Graphic updated 6:30 AM ET. Sentiment Neutral if expected /ES open is inside of the prior day’s range. /ES levels are derived from the profile graphic at the bottom of the following section. Levels may have changed since initially quoted; click here for the latest levels. SqueezeMetrics Dark Pool Index (DIX) and Gamma (GEX) calculations are based on where the prior day’s reading falls with respect to the MAX and MIN of all occurrences available. A higher DIX is bullish. At the same time, the lower the GEX, the more (expected) volatility. Learn the implications of volatility, direction, and moneyness. SHIFT data used for S&P 500 (INDEX: SPX) options activity. Note that options flow is sorted by the call premium spent; if more positive, then more was spent on call options. Breadth reflects a reading of the prior day’s NYSE Advance/Decline indicator. VIX reflects a current reading of the CBOE Volatility Index (INDEX: VIX) from 0-100.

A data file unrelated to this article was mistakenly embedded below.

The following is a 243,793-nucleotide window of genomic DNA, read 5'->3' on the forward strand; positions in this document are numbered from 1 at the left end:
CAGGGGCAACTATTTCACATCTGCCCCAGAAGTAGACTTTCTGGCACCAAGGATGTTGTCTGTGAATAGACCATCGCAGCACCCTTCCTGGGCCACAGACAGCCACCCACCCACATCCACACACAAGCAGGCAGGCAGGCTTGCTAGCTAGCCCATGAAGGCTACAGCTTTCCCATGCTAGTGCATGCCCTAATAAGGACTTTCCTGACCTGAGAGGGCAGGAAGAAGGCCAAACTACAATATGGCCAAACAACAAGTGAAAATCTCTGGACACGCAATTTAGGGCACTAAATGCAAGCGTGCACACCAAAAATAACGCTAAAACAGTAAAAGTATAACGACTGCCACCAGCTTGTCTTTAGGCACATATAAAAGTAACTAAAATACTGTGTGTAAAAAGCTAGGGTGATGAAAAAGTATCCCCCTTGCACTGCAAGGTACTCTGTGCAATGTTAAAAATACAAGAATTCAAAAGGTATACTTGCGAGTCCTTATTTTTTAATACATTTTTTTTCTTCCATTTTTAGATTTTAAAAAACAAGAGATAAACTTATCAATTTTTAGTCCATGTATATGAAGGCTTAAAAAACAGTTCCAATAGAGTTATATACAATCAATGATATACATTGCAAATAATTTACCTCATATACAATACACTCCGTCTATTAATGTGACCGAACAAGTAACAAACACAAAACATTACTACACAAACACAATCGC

What To Expect

Fundamental: Though badly timed, last year ARK Invest’s Cathie Wood said inflation would be on its way out due in part to inventory build-ups and their impact on commodity prices.

Graphic: Via Societe Generale SA (OTC: SCGLY).

At the time, she asked whether the velocity of money was depressed given pent-up savings and demand for assets, putting forth disappointing GDP updates (which grew, mostly, on the back of inventories) and slightly negative retail final sales as support for her broader thesis. 

Recall happenings in real estate – the iBuying debacle – late last year. Wood said this: 

“This is unsustainable, … and I’m wondering if even the housing market inflation is going to give way, here.”

Participants were extending moneyness to nonmonetary assets, given monetary policies and an environment of debt and leverage that ultimately cuts into asset price volatility. Ultimately, these trends bolster the risks of carry when volatility does rise and the demand for money pushes deflation, particularly in asset prices.

Read: Daily brief for May 18, 2022.

Graphic: Via the Investment Company Institute. Taken from Joseph Wang. “Investors are selling everything for cash.”